Grenfell fireman: ‘I’m no hero’
One year on from the deadly inferno that tore through Grenfell Tower, firefighter Aldo Diana, 55, from Edenbridge, Kent, reveals the terrifying scenes he faced within the burning building as he rescued residents
In the early hours of June 14 2017, a devastating inferno engulfed Grenfell Tower in North Kensington, west London. More than 200 firefighters and 40 fire engines responded – Aldo Diana was one of them. Now, one year on from the deadly blaze that tragically claimed 72 lives and shocked an entire nation, he tells us about the job he was tasked with that fateful night.
‘I was in disbelief,’ says Aldo. ‘I’ve never seen a fire engulf a building like that in my 26 years in service.’
It was about 2am when Aldo, along with three other crew members from Battersea Fire Station, arrived at Grenfell to support the crews already there. The first 999 calls were received at 12.54am, so it was almost an hour later.
Listening to the messages about the incident on the radio en route, Aldo decided his crew would need their breathing apparatus and instructed them to be prepared.
Firefighters always work in pairs, and Aldo and his colleague climbed the stairs through the thick blanket of smoke, unable to see the debris underfoot and with a heavy cascade of water coming down from above. They were climbing to one of the top floors in the 24-storey tower, passing other crews in the stairwell who were helping residents desperately trying to escape.
In total, London Fire Brigade crews rescued 65 residents from the building, risking their own lives to save others.
‘My colleague and I rescued nine people that night,’ says Aldo. ‘Our first rescue was a casualty who had collapsed on one of the lower floors. We went back in again several times and escorted out another six people. As far as I’m aware, everyone brought out that night survived except for one.’
As Aldo and his colleague fought through the flames, they stumbled over the bodies of residents who had collapsed in the smoke-filled stairwell during their desperate bids to escape.
‘It wasn’t until we went up for a sixth time, when we were half way up the building, that we heard this cough,’ explains Aldo. ‘I don’t know if we stepped on this person and that’s why they made a noise but, as we knelt down on the stairwell, we felt a body. Then as we were feeling around, we realised there were in fact two people there.’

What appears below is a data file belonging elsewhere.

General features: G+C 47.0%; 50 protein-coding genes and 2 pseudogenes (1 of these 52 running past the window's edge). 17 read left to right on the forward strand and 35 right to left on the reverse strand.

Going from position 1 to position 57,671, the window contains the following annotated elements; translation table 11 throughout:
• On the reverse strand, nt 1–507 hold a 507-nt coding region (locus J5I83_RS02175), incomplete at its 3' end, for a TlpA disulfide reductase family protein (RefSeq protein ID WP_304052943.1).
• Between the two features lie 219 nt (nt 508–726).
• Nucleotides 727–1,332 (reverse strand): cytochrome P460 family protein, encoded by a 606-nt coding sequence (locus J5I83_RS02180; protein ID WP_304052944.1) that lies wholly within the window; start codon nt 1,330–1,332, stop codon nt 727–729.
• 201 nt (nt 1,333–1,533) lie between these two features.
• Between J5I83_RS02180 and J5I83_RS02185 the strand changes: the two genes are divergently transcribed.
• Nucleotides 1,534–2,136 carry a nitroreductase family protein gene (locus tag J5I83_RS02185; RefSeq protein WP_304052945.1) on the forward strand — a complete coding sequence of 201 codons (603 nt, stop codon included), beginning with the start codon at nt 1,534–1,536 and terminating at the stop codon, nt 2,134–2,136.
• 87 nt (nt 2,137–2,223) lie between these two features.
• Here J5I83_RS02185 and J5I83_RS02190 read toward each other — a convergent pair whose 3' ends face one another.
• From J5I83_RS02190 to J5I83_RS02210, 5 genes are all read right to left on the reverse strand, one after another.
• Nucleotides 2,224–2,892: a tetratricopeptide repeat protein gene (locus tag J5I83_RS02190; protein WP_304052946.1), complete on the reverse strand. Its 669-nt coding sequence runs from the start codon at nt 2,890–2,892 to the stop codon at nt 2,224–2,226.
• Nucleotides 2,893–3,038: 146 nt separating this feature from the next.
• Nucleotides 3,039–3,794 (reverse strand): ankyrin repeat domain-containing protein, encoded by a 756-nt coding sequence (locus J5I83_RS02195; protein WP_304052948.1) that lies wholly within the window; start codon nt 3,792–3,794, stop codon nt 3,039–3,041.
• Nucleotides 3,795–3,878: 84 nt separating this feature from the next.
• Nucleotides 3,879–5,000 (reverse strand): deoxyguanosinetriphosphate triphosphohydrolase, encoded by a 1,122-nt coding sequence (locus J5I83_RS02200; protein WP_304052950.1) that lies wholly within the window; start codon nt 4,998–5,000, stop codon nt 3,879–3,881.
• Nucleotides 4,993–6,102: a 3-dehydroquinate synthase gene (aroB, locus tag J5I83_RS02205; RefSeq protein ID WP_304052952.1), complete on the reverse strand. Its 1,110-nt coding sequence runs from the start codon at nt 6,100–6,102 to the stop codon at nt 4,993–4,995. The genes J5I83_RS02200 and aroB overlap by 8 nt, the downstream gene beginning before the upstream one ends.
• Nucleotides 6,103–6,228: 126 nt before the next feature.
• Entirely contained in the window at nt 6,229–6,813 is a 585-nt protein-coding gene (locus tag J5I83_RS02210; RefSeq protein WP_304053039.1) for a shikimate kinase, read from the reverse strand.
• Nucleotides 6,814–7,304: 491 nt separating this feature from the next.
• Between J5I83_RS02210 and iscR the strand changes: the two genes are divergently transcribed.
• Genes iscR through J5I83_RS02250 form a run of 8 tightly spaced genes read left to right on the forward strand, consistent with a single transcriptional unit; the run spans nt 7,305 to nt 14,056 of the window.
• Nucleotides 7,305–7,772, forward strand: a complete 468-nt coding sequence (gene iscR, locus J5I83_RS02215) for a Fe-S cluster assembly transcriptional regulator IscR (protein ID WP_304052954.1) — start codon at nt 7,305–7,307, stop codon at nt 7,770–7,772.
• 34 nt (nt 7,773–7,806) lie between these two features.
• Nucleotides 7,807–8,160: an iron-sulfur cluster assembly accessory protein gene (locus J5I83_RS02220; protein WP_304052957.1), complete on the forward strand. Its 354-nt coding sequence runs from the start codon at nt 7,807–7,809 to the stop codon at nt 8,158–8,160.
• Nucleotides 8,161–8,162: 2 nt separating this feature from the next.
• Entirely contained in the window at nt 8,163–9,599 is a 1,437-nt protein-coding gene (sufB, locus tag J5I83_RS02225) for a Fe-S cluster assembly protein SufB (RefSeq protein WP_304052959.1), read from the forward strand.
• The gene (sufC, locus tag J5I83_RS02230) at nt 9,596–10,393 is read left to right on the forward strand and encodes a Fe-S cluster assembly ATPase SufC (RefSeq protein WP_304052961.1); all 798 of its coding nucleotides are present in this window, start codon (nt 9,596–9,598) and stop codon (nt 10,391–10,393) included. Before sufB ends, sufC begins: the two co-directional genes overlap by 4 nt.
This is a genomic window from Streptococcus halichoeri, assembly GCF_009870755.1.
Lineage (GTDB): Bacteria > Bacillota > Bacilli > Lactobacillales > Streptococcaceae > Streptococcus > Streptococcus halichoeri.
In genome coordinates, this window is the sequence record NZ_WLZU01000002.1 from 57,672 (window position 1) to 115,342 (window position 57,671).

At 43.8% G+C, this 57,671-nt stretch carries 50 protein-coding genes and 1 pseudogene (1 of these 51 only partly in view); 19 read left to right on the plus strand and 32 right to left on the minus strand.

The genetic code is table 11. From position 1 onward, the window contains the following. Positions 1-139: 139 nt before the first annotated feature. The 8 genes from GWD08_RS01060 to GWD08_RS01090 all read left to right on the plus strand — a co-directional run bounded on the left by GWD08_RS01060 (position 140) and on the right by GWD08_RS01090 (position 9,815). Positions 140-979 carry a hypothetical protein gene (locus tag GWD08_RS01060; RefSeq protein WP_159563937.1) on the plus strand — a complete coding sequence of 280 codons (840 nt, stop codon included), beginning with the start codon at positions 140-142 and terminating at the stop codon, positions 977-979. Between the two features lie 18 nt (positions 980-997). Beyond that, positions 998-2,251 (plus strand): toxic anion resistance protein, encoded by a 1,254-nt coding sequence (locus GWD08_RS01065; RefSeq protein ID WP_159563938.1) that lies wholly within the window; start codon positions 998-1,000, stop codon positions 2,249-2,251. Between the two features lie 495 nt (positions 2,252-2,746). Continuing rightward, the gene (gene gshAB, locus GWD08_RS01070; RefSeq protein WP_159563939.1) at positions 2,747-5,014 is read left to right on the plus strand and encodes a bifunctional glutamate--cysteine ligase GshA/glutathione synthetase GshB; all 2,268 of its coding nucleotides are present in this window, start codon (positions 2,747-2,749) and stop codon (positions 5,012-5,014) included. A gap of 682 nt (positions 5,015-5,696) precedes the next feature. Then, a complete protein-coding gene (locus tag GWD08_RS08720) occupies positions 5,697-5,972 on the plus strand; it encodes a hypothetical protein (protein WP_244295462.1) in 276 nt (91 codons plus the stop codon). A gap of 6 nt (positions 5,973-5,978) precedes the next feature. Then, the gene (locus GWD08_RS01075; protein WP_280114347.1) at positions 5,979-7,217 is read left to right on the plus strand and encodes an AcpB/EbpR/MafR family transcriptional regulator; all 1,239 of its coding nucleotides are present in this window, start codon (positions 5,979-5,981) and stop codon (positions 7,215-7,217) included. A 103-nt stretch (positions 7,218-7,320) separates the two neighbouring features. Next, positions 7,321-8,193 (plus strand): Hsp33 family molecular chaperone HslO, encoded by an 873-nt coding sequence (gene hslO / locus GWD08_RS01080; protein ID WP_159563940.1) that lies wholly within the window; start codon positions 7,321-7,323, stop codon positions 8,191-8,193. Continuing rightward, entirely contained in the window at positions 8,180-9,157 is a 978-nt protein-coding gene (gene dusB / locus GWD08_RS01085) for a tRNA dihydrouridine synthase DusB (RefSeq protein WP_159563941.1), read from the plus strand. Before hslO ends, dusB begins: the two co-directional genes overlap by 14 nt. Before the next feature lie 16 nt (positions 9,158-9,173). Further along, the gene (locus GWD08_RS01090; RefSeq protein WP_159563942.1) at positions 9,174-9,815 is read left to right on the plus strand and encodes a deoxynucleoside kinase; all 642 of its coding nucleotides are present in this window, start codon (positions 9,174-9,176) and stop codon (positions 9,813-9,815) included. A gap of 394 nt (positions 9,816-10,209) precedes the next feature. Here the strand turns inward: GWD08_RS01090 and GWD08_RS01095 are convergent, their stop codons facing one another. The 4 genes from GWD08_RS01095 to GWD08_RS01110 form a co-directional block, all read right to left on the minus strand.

Aldo, along with his colleague, made the decision to carry them both out in the hope that if one was coughing and alive, there was a chance the other may be as well.
‘By this point, my legs were feeling tired and carrying breathing apparatus is exhausting in those conditions, but we managed to carry two more residents to safety,’ says Aldo. ‘It was very hard, down many flights of stairs, in the dark, and we were almost out of oxygen. When we got them out, they were still unconscious from smoke inhalation. They would’ve died but, luckily, we were in the right place at the right time. They both survived.’
The fire crew manager, who was only four months away from retirement, braved thick smoke and excruciating temperatures to scour the tower block again and again for an exhausting 10 hours.
‘At 54, I was no spring chicken,’ says Aldo. ‘To go up and down the stairs six times, carrying two cylinders weighing 23kg on my back and wearing full fire gear, helmet, boots and gloves that are soaking wet was an arduous task, but we were given a job to do and that was to save lives.’
Despite carrying one survivor down 13 floors, Aldo modestly insists he isn’t a hero.
‘I’d never class myself as a hero,’ says Aldo. ‘I was only doing the job I was asked and signed up to do. I did it to the best of my ability. I believe
I did a good job that day.’
While hundreds of traumatised firefighters received counselling in the wake of the Grenfell Tower tragedy, Aldo refused the offer.
‘As soon as we finished, we were taken to another station and asked if we wanted counselling,’ explains Aldo. ‘I haven’t needed it, but that doesn’t mean I don’t care.
I care greatly for the people of Grenfell, those who have lost loved ones and for the firefighters who are suffering. Whenever
I need to talk about my experience, my wife, Daisy, listens, understands and we have a chat about it.
‘I know, in my own mind, that I did the best I could’ve that night,’ he adds.
In the months that followed, Aldo and his colleagues had to drive past Grenfell to get to other jobs.
‘Seeing the building is a reminder of the true horror of the fire,’ says Aldo. ‘It’s very surreal. I often think, “Did that really happen?”’
Now, one year on, the criminal investigations into the fire may not be finished until at least 2019, leaving survivors, their families, friends and the wider community still fighting for justice.
But for Aldo, he knows that he and his crew did everything they could have that night.
‘We’re regarded as the best fire brigade in the world,’ says Aldo. ‘Our training and professionalism is second to none. We did a good job that night putting our lives at risk to save others. It’s what we do’.
‘I know that I did the best I could’ve that night’
Aldo Diana rescued nine people from Grenfell Tower
The fire claimed 72 lives Fire crews scaled the 24-storey building searching for survivors
The emergency services did an amazing job, yet many are still haunted by that night
Daisy has been Aldo’s rock